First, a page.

Practical Thinking for the New Mortgage Rate Environment

January 7, 2011


Think a Bit About Mortgage Rates In Context, and All Will Be Less Gloomy

Think a Bit About Mortgage Rates In Context, and All Will Be Less Gloomy

If you have not been considering a real estate transaction recently, this may come as news to you, but the price for mortgages is on the rise. The question, however, most often posed by borrowers in these volatile times is whether the salad days of the sub-4.5% mortgage rates are well behind us.

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The answer is one that, in general, disappoints. With the economy on the mend and treasuries losing their luster, conventional wisdom is that we have begun the rise to a more normal rate environment. All signs are pointing to 5% or higher for Fannie Mae and Freddie Mac loans becoming the new near-term reality. We could see even higher rates toward the end of the year. So what is a borrower to do?

To begin with, partake in any grieving that you need to do and move on. A real estate transaction occurs at a given point in time. Everything from the price or value of the property to the mortgage rate is a function of the time in which the transaction takes place. In short, it does not matter what rates were in October of last year and to lament is a waste of time. What matters is the rate available today and whether that rate meets your overall objectives.

Now that you have accepted that rates are what they are, take a minute to actually look at rates from a historical perspective. Rates in the 5% range are still amazingly low if you evaluate them in the context of the past decades. Understanding this and the fact that rates will likely return to a level more in line with the historical average should dispel some of the angst over not hitting the bottom. Just being at the low end of the trough should be enough to be thankful for.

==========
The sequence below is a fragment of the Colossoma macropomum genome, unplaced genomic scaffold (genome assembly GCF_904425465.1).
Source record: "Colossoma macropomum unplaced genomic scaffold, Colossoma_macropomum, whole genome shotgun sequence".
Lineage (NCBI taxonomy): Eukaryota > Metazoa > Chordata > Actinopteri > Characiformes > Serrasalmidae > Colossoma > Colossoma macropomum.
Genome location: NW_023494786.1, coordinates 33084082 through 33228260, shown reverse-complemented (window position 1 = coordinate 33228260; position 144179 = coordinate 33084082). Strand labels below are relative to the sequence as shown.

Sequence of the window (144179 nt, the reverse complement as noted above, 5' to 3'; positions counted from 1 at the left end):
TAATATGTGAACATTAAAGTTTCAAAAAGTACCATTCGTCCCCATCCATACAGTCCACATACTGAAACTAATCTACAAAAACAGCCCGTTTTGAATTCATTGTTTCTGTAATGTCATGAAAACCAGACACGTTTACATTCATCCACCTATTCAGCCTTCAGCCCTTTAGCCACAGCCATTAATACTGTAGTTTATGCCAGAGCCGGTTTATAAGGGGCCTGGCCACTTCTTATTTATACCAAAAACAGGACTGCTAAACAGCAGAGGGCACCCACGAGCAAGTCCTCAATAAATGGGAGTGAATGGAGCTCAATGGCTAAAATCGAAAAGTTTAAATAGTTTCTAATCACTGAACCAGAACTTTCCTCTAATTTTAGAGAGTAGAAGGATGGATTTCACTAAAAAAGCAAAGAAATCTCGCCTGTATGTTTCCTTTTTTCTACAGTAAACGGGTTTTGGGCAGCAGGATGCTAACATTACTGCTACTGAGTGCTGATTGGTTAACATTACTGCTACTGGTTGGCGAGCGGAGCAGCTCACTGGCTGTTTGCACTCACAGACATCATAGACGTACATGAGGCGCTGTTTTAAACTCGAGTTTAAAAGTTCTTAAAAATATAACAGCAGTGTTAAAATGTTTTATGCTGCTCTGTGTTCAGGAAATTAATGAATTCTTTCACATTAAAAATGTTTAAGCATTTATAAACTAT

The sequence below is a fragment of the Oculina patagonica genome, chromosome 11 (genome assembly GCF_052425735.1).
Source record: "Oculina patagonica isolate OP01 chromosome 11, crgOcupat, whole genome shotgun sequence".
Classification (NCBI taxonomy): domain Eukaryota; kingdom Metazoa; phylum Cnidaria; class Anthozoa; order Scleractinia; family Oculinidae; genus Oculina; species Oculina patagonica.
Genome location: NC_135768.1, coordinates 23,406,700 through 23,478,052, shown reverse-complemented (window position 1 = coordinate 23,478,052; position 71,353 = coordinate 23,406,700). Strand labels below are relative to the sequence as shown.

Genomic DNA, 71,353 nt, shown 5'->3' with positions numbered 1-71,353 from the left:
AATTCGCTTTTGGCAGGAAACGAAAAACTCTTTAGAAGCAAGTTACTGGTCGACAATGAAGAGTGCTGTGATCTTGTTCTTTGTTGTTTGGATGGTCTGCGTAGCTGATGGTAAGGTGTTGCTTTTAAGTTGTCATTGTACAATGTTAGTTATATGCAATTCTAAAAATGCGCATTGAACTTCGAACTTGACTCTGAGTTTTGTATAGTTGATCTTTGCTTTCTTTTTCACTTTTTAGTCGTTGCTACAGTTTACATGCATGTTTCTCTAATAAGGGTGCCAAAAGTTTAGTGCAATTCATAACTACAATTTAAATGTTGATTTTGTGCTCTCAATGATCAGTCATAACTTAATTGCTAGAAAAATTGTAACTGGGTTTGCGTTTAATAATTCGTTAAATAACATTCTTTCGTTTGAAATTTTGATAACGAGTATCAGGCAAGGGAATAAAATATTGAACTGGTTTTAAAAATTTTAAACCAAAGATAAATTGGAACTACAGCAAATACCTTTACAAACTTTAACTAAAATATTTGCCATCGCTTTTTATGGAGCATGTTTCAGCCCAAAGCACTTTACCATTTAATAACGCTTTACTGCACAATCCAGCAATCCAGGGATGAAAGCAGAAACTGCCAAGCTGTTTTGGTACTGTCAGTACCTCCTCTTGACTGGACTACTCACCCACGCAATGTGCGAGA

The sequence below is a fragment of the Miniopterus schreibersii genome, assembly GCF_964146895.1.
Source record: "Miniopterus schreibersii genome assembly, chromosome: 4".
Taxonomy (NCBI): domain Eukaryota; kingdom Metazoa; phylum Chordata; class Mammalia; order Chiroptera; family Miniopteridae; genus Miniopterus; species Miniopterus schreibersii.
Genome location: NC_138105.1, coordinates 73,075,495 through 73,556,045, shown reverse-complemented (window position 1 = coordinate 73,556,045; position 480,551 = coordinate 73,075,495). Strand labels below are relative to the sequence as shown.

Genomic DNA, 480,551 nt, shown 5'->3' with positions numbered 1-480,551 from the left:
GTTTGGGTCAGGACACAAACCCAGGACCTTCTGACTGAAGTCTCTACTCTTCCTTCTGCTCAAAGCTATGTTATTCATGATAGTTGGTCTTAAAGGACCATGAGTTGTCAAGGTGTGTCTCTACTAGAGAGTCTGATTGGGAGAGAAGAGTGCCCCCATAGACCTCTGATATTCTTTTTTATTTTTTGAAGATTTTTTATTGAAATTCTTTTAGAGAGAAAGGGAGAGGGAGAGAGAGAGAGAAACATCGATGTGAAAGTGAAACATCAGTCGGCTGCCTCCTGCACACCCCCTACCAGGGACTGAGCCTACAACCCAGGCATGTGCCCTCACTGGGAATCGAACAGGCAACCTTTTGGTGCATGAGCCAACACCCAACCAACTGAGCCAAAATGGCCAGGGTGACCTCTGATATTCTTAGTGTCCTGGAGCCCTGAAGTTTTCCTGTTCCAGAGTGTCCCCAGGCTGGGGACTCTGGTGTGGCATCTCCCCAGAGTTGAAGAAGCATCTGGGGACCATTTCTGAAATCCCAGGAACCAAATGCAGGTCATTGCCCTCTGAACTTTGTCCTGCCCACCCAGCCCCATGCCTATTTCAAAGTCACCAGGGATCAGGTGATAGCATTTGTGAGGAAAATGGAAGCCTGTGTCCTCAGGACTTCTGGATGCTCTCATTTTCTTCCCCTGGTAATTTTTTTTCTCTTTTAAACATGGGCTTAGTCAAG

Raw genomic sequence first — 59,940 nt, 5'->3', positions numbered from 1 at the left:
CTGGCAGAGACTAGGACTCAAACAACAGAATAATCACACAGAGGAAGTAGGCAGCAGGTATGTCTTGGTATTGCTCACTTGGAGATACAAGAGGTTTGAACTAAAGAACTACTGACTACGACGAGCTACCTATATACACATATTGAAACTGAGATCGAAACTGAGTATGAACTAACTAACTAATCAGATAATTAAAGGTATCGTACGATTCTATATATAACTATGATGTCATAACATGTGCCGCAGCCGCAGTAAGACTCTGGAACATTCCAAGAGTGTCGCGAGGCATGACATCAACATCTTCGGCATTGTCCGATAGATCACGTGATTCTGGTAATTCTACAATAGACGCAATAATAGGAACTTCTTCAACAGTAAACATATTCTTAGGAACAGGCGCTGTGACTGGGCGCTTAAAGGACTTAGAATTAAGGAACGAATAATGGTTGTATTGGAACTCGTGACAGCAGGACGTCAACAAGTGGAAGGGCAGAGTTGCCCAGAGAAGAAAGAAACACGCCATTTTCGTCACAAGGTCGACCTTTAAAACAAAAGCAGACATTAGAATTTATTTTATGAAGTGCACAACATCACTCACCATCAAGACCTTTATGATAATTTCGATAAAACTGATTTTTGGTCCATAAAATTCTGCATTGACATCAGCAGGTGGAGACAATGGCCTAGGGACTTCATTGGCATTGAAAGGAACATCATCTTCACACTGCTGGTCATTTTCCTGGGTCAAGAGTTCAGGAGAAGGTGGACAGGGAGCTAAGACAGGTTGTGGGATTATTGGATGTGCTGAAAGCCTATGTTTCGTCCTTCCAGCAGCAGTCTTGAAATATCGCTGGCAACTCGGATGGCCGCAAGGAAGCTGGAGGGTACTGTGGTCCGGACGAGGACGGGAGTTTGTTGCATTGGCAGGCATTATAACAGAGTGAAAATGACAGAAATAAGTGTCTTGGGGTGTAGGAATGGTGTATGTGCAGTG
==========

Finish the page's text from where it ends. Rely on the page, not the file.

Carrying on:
Finally, remember the reason that rates are increasing is because equities have become a more favorable place for investors to out their money. This is an indicator of a stronger economy. If you have seen the double digit depreciation to your investments during the Great Recession, you should be jumping up and clicking your heels together with joy as these assets regain their value. Remember you cannot have it both ways and some money in your pocket due to the appreciation of equities that you hold could dwarf the benefit of a lower mortgage rate.

We would like to thank Sean Dreilinger for kindly sharing today’s photo via the creative commons license.
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About Doug Katz

As the Senior Mortgage Banker and Sales Manager for Chicago Bancorp, Doug not only originates loans for his personal business, but also oversees affiliations with banks and other financial institutions that depend on Chicago Bancorp to meet their client’s lending needs. In this role, Doug directs the day-to-day mortgage sales operations of over 25 branches in a multitude of Chicagoland’s diverse communities. He brings to these relationships a wealth of industry experience and a dedication to an exceptional client experience that has established Chicago Bancorp as Chicago’s pre-eminent mortgage solution providers. Prior to joining Chicago Bancorp, Doug attended and graduated from West Point. Upon graduation, he was commissioned as an officer in the United States Army Artillery, where served 5 years in numerous roles and in various deployments include service in Kuwait. In addition to his Bachelor’s Degree from West Point, Doug holds an M.B.A. from Loyola University Chicago, where he was also inducted into the Beta Gamma Sigma Honor Society. He also served as President for the West Point Society of Chicago from 2003 to 2005 and still serves on the Board of Directors. When not working, he spends his time with his wife and three children in their hometown of Oak Park, as well as pursuing his passions for fitness, cooking and the banjo. Doug can be reached by phone at 312.738.6079, by email at, on his own blogs, and Vet Money Matters. He's also on LinkedIn.

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  1. Practical Thinking for the New Mortgage Rate Environment « vetmoneymatters - January 7, 2011

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